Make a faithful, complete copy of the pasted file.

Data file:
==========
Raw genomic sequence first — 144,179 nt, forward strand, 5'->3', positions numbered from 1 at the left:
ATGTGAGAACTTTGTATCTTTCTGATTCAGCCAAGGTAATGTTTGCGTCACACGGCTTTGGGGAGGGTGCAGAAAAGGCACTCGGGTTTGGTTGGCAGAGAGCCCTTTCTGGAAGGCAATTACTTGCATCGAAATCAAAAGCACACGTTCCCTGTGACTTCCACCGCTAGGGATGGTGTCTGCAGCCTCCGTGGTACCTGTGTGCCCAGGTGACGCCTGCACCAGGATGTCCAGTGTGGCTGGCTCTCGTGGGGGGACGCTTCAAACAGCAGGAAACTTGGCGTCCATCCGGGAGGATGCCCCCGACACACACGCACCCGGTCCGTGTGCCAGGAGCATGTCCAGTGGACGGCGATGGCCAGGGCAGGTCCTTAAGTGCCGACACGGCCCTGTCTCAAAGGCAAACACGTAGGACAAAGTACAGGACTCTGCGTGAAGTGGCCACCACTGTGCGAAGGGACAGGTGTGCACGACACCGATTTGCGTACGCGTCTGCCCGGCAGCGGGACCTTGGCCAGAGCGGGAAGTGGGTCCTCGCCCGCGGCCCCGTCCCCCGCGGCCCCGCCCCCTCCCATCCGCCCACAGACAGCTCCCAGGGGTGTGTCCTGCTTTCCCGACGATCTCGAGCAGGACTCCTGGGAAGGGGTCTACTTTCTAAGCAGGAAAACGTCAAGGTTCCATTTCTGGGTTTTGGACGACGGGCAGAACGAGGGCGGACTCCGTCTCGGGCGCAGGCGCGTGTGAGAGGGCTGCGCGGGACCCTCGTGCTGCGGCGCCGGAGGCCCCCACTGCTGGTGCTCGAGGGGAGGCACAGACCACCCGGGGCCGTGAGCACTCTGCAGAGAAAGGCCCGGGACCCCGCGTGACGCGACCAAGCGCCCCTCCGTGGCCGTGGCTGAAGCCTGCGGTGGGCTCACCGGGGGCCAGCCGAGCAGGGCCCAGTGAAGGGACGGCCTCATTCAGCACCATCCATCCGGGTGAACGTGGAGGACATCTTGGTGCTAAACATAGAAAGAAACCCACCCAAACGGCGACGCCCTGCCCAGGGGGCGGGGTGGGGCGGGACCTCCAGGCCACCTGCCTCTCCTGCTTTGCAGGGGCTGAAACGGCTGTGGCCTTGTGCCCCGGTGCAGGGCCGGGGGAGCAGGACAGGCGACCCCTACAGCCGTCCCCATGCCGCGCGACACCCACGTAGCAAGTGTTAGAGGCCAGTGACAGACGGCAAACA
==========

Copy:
Raw genomic sequence first — 144,179 nt, forward strand, 5'->3', positions numbered from 1 at the left:
ATGTGAGAACTTTGTATCTTTCTGATTCAGCCAAGGTAATGTTTGCGTCACACGGCTTTGGGGAGGGTGCAGAAAAGGCACTCGGGTTTGGTTGGCAGAGAGCCCTTTCTGGAAGGCAATTACTTGCATCGAAATCAAAAGCACACGTTCCCTGTGACTTCCACCGCTAGGGATGGTGTCTGCAGCCTCCGTGGTACCTGTGTGCCCAGGTGACGCCTGCACCAGGATGTCCAGTGTGGCTGGCTCTCGTGGGGGGACGCTTCAAACAGCAGGAAACTTGGCGTCCATCCGGGAGGATGCCCCCGACACACACGCACCCGGTCCGTGTGCCAGGAGCATGTCCAGTGGACGGCGATGGCCAGGGCAGGTCCTTAAGTGCCGACACGGCCCTGTCTCAAAGGCAAACACGTAGGACAAAGTACAGGACTCTGCGTGAAGTGGCCACCACTGTGCGAAGGGACAGGTGTGCACGACACCGATTTGCGTACGCGTCTGCCCGGCAGCGGGACCTTGGCCAGAGCGGGAAGTGGGTCCTCGCCCGCGGCCCCGTCCCCCGCGGCCCCGCCCCCTCCCATCCGCCCACAGACAGCTCCCAGGGGTGTGTCCTGCTTTCCCGACGATCTCGAGCAGGACTCCTGGGAAGGGGTCTACTTTCTAAGCAGGAAAACGTCAAGGTTCCATTTCTGGGTTTTGGACGACGGGCAGAACGAGGGCGGACTCCGTCTCGGGCGCAGGCGCGTGTGAGAGGGCTGCGCGGGACCCTCGTGCTGCGGCGCCGGAGGCCCCCACTGCTGGTGCTCGAGGGGAGGCACAGACCACCCGGGGCCGTGAGCACTCTGCAGAGAAAGGCCCGGGACCCCGCGTGACGCGACCAAGCGCCCCTCCGTGGCCGTGGCTGAAGCCTGCGGTGGGCTCACCGGGGGCCAGCCGAGCAGGGCCCAGTGAAGGGACGGCCTCATTCAGCACCATCCATCCGGGTGAACGTGGAGGACATCTTGGTGCTAAACATAGAAAGAAACCCACCCAAACGGCGACGCCCTGCCCAGGGGGCGGGGTGGGGCGGGACCTCCAGGCCACCTGCCTCTCCTGCTTTGCAGGGGCTGAAACGGCTGTGGCCTTGTGCCCCGGTGCAGGGCCGGGGGAGCAGGACAGGCGACCCCTACAGCCGTCCCCATGCCGCGCGACACCCACGTAGCAAGTGTTAGAGGCCAGTGACAGACGGCAAACA